All were captured later in the day. In total, at least 4 officers, 55 NCO’s and men of 19 Field Ambulance were taken prisoner during the first weeks of the war. Only 4 Field Ambulance suffered a higher number of POW’s. 

Major Furness in his report described the very hostile treatment of the prisoners by the German population, especially those working for the German Red Cross. He was confined in the following camps until being repatriated on June 29th 1915:

Torgau Sept 4 – Nov 26; Burg-bei-Magdeburg Nov 26 – Jan 12; Altengrabow Jan 12 – Jan 27; Gustrow Jan 27 – Apr 4; Crossen a. Odor Apr 4 – end of June.

POW report of Major Furness link https://discovery.nationalarchives.gov.uk/details/r/C9207449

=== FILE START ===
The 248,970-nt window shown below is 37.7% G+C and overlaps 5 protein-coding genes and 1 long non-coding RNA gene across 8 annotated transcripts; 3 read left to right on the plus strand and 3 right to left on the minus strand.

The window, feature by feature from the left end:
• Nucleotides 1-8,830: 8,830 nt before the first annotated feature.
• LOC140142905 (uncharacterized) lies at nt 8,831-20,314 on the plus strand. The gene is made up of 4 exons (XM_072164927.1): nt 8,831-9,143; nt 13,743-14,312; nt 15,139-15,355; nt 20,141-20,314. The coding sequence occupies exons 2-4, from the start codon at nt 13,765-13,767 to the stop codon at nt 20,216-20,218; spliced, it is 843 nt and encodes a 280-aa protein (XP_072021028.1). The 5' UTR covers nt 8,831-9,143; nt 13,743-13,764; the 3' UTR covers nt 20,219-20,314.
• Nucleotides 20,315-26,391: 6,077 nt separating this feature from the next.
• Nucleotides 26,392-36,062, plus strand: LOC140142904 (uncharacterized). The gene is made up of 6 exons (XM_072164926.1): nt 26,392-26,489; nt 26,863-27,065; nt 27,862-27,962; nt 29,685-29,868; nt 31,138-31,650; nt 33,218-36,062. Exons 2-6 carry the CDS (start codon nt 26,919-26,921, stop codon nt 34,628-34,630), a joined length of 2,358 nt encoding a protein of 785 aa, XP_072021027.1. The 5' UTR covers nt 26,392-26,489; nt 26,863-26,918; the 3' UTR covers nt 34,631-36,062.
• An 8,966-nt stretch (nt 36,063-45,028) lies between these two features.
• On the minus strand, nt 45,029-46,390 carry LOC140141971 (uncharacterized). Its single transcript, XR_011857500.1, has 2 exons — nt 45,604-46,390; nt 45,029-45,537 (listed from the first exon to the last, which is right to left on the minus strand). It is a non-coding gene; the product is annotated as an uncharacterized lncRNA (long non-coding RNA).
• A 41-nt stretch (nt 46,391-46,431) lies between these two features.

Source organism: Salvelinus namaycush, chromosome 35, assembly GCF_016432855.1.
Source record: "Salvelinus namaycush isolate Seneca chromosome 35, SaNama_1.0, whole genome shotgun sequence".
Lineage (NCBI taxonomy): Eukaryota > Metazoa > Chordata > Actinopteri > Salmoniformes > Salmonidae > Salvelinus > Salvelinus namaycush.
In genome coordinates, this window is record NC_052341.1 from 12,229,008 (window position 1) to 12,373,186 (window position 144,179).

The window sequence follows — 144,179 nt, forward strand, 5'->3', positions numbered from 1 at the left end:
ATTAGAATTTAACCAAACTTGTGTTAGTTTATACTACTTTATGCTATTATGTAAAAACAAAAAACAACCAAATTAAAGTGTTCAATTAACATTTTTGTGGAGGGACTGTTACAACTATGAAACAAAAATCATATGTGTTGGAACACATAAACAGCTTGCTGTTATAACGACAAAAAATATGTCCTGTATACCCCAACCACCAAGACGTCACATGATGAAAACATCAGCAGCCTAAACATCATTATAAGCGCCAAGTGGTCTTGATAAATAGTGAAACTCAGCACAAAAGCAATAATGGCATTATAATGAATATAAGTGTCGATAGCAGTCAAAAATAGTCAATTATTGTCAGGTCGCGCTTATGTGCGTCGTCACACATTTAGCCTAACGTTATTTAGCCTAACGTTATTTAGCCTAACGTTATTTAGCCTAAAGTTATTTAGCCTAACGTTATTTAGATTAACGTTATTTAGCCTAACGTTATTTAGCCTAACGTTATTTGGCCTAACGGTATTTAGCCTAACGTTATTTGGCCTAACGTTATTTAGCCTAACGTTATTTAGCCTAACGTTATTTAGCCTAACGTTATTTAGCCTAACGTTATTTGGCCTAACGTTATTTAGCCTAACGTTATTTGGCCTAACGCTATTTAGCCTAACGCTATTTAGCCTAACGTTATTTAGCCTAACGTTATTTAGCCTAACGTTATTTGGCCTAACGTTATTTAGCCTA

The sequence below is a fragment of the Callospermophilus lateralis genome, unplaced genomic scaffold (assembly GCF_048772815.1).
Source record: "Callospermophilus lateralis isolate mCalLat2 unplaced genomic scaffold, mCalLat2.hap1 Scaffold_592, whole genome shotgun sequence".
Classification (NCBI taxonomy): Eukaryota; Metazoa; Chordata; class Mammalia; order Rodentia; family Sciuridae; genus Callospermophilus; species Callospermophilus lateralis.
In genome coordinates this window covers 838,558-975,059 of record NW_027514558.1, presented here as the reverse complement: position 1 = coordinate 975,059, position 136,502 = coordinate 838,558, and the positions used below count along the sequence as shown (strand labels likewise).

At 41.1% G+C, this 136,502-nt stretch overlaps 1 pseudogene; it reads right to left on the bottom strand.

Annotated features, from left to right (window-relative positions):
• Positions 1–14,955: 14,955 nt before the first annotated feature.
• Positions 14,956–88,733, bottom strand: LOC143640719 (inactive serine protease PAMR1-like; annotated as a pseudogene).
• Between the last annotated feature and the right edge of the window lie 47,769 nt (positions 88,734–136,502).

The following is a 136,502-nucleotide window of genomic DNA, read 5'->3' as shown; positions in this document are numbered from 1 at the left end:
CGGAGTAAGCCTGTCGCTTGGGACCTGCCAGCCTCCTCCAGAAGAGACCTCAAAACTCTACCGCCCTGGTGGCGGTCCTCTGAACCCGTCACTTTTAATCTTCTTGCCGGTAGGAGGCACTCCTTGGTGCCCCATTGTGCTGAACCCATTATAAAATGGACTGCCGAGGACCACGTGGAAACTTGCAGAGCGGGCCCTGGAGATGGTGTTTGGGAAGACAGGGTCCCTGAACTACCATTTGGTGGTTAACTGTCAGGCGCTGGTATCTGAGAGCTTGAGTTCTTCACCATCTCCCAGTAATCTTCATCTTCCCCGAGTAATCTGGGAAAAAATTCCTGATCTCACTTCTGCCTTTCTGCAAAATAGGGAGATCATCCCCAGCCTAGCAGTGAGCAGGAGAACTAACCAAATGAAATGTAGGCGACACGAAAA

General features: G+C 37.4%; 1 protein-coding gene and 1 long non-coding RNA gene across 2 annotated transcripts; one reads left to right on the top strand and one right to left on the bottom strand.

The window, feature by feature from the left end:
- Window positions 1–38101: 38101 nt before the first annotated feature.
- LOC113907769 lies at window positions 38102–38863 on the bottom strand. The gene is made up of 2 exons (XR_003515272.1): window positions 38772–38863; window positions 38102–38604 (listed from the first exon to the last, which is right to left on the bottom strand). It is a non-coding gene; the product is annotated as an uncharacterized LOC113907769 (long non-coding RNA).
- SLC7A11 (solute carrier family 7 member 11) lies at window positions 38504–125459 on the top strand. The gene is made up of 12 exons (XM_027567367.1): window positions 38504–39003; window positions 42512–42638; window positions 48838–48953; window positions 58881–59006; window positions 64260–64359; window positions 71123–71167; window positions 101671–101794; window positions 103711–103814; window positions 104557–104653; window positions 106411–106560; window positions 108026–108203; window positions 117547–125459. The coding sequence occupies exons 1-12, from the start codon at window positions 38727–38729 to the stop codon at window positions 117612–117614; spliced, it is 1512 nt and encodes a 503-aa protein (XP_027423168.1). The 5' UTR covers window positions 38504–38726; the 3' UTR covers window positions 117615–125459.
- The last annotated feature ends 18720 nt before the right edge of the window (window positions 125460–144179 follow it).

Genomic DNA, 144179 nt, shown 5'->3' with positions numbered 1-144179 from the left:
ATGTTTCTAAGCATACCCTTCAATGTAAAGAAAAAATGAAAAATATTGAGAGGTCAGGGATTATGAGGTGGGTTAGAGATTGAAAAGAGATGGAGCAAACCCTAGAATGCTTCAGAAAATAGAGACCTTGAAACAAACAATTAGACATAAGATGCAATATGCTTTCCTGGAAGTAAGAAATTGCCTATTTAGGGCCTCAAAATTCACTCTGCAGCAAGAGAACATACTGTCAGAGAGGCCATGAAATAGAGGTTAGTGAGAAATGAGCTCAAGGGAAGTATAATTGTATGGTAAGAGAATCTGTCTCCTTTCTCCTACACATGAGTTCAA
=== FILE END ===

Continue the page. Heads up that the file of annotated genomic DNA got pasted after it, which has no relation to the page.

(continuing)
* * * 

Lanfranc timeline, additions/corrections welcome:


The Lanfranc War Diary written by Major James Collins Furness has been a good source of information for the names of nurses on board (some of the pages are not in date order). https://discovery.nationalarchives.gov.uk/details/r/ca21ecef2b114629a25cf5089ef53044

The war diary begins on 11th October 1915 at Liverpool Queens Dock with Senior Medical Officer Major Furness ‘taking over the ship and all hospital stores single handed, no Officers or NCO men to assist’. Within a couple of days the other medical officers and 50 other ranks had joined and the ship sailed for the Mediterranean.

On 30th October ‘ten lady Nurses (from Alexandria)’ embarked at Mudros Bay, and Lanfranc sailed on to Suvla Bay, Gallipoli to collect her first cases of sick and wounded from Hospital Barges, he writes ‘….no intimation was received from shore as to nature of cases, cot or otherwise, much congestion and inconvenience to wounded and staff occurred.’ (unfortunately the original ten nurses are not named)